A while back I read a cool guest post by Money Graffiti on Budgets Are Sexy about the legality of writing on dollar bills. You can read it here. It reminded me of a story from my 14-month backpacking trip about a special and very ugly dollar bill.
A consistent necessity throughout my trip was exchanging money. When traveling for long periods of time and crossing borders frequently, it’s important to carefully track and monitor spending so that you don’t end up crossing a border with too much of a local currency. If you do, you’ll likely pay a hefty fee to exchange it in the next country.
Crossing borders has costs as it is. Costs include a taxi or minibus to get there, the visa at the border, or some other miscellaneous ‘fee’ that the guard probably ends up pocketing (not uncommon at low volume crossings).
Most people would consider that a bribe, but around the world, a little extra cash in an official’s pocket is commonplace. Myanmar was one such place that a bribe was useful.
Background on the Currency of Myanmar
Prior to March 2013, the Union of Myanmar (aka Burma) was notorious for a certain currency exchange annoyance. The official currency of Myanmar is the kyat (pronounced “chat”). When I was there in 2001, the government was run by a military junta and politically isolated from the rest of the world. The kyat was traded internationally at a rate of about 6 kyats per one dollar (see this strange 10-year chart). However, there was a significant black market for US dollars since they were officially banned and scarce. One dollar would fetch closer to 700 kyats in a local market.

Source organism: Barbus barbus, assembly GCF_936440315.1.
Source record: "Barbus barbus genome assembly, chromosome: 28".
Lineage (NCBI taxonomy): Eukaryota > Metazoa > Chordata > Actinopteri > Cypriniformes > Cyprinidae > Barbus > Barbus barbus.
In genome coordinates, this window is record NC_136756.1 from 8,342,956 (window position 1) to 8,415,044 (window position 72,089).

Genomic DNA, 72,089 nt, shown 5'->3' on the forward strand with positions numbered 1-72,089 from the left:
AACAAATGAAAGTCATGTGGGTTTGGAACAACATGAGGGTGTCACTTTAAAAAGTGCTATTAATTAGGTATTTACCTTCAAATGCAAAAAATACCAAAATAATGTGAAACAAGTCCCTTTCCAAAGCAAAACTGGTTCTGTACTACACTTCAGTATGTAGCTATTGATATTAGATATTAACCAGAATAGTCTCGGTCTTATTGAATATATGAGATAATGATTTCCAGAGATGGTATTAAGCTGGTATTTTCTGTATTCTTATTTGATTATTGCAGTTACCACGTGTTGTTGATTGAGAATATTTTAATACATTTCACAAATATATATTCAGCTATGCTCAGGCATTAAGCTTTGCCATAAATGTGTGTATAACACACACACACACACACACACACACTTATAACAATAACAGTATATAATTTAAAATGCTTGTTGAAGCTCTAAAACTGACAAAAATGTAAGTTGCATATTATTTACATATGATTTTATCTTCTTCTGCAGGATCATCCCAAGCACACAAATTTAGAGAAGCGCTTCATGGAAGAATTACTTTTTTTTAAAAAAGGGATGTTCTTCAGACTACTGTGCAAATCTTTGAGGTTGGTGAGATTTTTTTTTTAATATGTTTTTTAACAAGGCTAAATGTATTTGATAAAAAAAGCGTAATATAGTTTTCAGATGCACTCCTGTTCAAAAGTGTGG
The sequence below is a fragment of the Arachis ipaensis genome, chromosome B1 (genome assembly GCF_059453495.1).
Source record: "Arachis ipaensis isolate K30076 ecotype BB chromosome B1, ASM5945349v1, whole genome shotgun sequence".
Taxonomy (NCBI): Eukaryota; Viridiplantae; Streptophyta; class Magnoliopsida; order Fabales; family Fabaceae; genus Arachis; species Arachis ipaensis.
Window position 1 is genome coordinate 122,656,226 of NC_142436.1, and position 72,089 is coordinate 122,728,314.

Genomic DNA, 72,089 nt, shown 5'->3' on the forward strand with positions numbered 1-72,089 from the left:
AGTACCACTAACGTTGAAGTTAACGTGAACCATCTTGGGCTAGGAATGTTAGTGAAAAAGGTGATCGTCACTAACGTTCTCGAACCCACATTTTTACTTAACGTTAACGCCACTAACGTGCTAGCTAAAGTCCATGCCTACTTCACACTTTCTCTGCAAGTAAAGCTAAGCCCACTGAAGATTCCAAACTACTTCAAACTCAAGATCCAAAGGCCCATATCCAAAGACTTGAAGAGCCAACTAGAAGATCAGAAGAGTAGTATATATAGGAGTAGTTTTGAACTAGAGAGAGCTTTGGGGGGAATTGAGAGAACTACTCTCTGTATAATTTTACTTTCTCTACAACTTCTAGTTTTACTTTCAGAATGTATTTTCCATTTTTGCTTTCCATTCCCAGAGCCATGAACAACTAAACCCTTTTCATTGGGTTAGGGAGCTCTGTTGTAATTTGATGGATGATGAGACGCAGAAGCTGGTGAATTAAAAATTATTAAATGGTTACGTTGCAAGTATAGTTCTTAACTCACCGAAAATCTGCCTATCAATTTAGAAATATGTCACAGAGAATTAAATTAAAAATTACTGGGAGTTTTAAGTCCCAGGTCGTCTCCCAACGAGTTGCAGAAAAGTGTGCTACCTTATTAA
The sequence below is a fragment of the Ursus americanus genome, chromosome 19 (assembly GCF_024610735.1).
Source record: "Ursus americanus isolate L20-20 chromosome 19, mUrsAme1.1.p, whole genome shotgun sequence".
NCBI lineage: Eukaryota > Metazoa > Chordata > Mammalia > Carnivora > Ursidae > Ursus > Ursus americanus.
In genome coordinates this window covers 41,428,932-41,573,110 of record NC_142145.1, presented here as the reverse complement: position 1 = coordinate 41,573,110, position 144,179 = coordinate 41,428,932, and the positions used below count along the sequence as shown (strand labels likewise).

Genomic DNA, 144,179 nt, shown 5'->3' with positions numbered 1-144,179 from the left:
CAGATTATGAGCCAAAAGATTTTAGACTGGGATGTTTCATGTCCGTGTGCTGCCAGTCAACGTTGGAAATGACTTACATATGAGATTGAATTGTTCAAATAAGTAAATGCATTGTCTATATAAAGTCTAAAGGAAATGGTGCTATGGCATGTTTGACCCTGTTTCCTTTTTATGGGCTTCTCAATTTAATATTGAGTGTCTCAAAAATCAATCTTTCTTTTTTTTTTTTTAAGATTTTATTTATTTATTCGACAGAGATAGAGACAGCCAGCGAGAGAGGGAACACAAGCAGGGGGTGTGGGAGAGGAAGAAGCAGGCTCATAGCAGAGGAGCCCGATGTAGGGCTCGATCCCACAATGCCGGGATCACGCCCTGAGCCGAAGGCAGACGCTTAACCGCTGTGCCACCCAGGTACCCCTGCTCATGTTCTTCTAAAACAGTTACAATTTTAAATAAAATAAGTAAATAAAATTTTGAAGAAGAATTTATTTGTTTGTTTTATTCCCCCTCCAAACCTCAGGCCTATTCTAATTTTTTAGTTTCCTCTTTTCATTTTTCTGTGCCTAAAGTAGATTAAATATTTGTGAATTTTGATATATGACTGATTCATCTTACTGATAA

The government issued a second currency called a FEC or Foreign Exchange Certificate. FECs were pegged to the US dollar one-for-one. Upon arrival, foreigners were required by customs to exchange $200 US dollars for 200 FECs. That way, the government would get the hard currency, and tourists would use the FECs to pay for things. The kyat was used by the Burmese citizens. FECs were always excepted at hotels and restaurants, but less desirable in markets and on the street where most of the commerce took place. Outside of Myanmar, FECs were completely worthless.